2. The work ‘hygiene factors’ which Herzberg suggested do not trigger positive satisfaction, are related to the work environment (e.g., company policies, supervisory practices, or wages/salary), and not necessarily related to the work itself, include: status, job security, salary and fringe benefits. However their absence leads to dissatisfaction, hence the name “hygiene” (its absence is hazardous).

What defines a ‘great work day’?
A Harvard Business Review study published in the latest issue (Amabile, T. M., Kramer, S. J “What really motivates workers”, HBR Jan-Feb 2010) concluded that the biggest factors in defining a workday as great was the perception of “making progress” and collaborations.

The authors underline the important role of the manager in making workers feel they had a great day. In the scientific slang, in an academic, as well as biotech/pharma laboratory, this personal might be refered to as the Principal Investigator (PI).

What a leader/manager should do:

  • Clarify goals
  • Use glitches as learning moments
  • Cultivate a culture of helpfulness, including rolling up own sleeves to pitch in
  • Recognize real progress (otherwise praise loses value)

The top three things a manager should avoid doing:

  • Changing goals autocratically
  • Being indecisive
  • Holding up resources

What makes people happy: common denominators and “diversity” in happiness

This is not off the topic, but it’s rather considering the whole person’s “happiness” as a combination of personal and professional aspirations.

In studying how personal/individual factors contribute to the overall human feeling of happiness, another report revealed that in fact both women and men share the two main sources of happiness: achieving professional/financial aspirations and… being married! (Plagnol and Easterlin, the Journal of Happiness Studies). These authors also discovered an inter-relationship between gender and age and happiness. Their conclusion was that… “Women end up less happy than men” because they feel less able to achieve their life goals. Women begin life happier than men but the difference wears off and by 48 yo, men are in average happier that women. Here are some age milestones that stood out from the gender comparison:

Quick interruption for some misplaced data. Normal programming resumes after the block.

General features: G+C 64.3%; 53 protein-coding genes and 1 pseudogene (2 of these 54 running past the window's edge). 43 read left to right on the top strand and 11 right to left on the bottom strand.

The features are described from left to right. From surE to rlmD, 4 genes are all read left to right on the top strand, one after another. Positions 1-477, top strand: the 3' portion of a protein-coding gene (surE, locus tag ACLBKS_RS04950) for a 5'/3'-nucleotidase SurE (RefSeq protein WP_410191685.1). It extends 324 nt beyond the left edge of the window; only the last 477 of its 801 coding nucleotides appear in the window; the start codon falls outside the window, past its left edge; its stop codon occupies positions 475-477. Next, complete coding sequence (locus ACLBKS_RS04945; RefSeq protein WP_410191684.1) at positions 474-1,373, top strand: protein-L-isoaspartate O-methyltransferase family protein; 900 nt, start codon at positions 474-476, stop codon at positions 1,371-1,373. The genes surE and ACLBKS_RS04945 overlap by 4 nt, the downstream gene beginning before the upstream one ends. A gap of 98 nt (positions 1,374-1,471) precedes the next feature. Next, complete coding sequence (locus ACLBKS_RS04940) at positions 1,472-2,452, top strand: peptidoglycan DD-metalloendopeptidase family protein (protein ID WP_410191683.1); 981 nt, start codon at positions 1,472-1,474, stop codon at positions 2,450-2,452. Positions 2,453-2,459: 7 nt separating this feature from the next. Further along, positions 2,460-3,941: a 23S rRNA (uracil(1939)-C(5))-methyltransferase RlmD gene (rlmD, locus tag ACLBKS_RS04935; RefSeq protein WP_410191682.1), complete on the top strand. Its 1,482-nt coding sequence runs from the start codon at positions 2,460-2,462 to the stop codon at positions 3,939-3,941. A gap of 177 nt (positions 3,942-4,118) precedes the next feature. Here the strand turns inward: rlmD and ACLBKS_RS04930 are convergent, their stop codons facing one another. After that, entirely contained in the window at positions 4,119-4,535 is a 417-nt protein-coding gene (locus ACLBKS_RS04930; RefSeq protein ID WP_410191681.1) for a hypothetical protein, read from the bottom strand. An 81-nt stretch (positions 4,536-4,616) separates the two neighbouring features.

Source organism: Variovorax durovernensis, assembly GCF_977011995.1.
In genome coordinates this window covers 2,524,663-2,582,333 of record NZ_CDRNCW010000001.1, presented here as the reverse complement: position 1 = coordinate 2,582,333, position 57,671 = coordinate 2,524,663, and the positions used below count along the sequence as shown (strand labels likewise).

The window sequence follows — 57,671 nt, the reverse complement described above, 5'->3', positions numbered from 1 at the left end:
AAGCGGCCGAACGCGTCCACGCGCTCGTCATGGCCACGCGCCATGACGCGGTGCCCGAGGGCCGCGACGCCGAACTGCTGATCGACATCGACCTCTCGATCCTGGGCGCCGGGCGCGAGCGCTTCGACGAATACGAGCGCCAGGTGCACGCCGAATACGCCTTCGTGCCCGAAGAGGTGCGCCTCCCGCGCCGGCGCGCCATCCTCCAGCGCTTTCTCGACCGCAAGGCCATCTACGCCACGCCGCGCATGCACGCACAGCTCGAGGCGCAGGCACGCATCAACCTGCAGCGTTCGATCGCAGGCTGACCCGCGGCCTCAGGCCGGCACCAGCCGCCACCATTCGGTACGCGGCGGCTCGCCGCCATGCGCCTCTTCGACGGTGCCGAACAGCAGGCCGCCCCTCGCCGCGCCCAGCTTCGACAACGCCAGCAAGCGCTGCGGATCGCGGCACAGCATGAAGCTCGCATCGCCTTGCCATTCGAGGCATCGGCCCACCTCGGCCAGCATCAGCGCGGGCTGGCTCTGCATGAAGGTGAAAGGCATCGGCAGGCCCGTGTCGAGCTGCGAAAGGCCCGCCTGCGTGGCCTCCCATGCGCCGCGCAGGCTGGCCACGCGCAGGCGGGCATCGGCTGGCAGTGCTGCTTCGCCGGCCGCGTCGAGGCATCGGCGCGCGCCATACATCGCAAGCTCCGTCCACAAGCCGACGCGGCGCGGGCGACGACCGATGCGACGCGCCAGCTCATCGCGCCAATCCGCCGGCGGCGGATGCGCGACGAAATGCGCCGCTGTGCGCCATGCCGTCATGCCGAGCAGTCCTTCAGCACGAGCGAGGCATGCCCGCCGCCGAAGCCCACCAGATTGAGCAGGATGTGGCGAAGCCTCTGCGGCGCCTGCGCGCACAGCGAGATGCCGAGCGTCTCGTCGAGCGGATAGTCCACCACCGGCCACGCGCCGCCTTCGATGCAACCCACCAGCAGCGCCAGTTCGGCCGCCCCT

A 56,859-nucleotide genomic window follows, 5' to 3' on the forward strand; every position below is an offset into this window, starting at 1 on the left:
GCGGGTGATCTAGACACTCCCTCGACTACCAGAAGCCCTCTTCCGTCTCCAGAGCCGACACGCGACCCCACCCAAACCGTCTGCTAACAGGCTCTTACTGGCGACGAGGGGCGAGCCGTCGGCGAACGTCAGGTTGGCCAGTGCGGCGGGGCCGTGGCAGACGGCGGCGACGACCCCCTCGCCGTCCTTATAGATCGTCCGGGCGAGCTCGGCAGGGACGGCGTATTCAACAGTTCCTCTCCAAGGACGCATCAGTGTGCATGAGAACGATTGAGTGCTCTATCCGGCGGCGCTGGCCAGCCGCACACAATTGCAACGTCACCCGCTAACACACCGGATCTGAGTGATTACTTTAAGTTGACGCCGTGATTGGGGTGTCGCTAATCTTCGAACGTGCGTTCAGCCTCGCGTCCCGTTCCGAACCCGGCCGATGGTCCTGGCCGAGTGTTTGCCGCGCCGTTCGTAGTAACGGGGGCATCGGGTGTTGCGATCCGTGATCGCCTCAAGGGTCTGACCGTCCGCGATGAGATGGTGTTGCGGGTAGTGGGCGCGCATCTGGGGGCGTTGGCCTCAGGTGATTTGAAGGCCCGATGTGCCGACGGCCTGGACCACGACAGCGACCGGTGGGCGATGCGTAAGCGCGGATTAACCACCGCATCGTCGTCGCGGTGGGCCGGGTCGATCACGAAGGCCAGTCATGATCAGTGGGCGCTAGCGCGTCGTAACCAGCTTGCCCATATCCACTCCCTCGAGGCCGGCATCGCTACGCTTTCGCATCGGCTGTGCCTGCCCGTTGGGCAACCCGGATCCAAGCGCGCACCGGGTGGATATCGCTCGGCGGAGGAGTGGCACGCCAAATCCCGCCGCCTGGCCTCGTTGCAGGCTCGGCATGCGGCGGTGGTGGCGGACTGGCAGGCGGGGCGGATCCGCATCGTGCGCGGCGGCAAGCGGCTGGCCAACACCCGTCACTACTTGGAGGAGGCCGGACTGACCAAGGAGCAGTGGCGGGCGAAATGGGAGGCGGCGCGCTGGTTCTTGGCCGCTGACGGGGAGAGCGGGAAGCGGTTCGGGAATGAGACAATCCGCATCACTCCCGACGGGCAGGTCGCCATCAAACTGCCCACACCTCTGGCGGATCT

o 41: Age at which men’s financial satisfaction exceeds women’s financial satisfaction
o 48: Age at which men’s overall happiness exceeds women’s overall happiness
o 64: Age at which men’s satisfaction with family life exceeds women’s satisfaction

Harvard experts cited by Physics.org suggest the following rounded approach is most likely to create overall (lifelong) happiness:

  • Eat thoughtfully, exercise often, have daily ‘quiet’ time,
  • raise your children well, teach them to be kind!),
  • stash a few bucks away,
  • and ‘stop thinking it’s all about you! ‘ Giving money away creates lasting happiness compared to spending it on oneself which only creates a ‘buzz’, the kind of happiness that wears off quickly

What makes working couples happy?
Sharing responsibilities for paid (professional) and unpaid (house chores) work apparently works well in making working couples happier and more productive. For more insights see “Power couples”, The Scientist 2010, Volume 24 (1): 55.

What makes YOU happy?

 

References:
• ‘Best Places to Work 2009: Academia’, The Scientist Volume 23 (11) Page 43, 2009-11-01
• Heathfield, Susan M. ‘What motivates people’, About.com http://humanresources.about.com/od/rewardrecognition/a/needs_work.htm
• The ‘two factor theory’ http://en.wikipedia.org/wiki/Motivator-Hygiene_theory
• Plagnol, Anke C. and Richard A. Easterlin, “Aspirations, Attainments, and Satisfaction: Life Cycle Differences Between American Women and Men.” 2008, Journal of Happiness Studies, http://www.springerlink.com/content/4j11681jx415315k/
• Wiens Carl, ‘Power couples’, The Scientist 2010, Volume 1: 55, 2010-01-01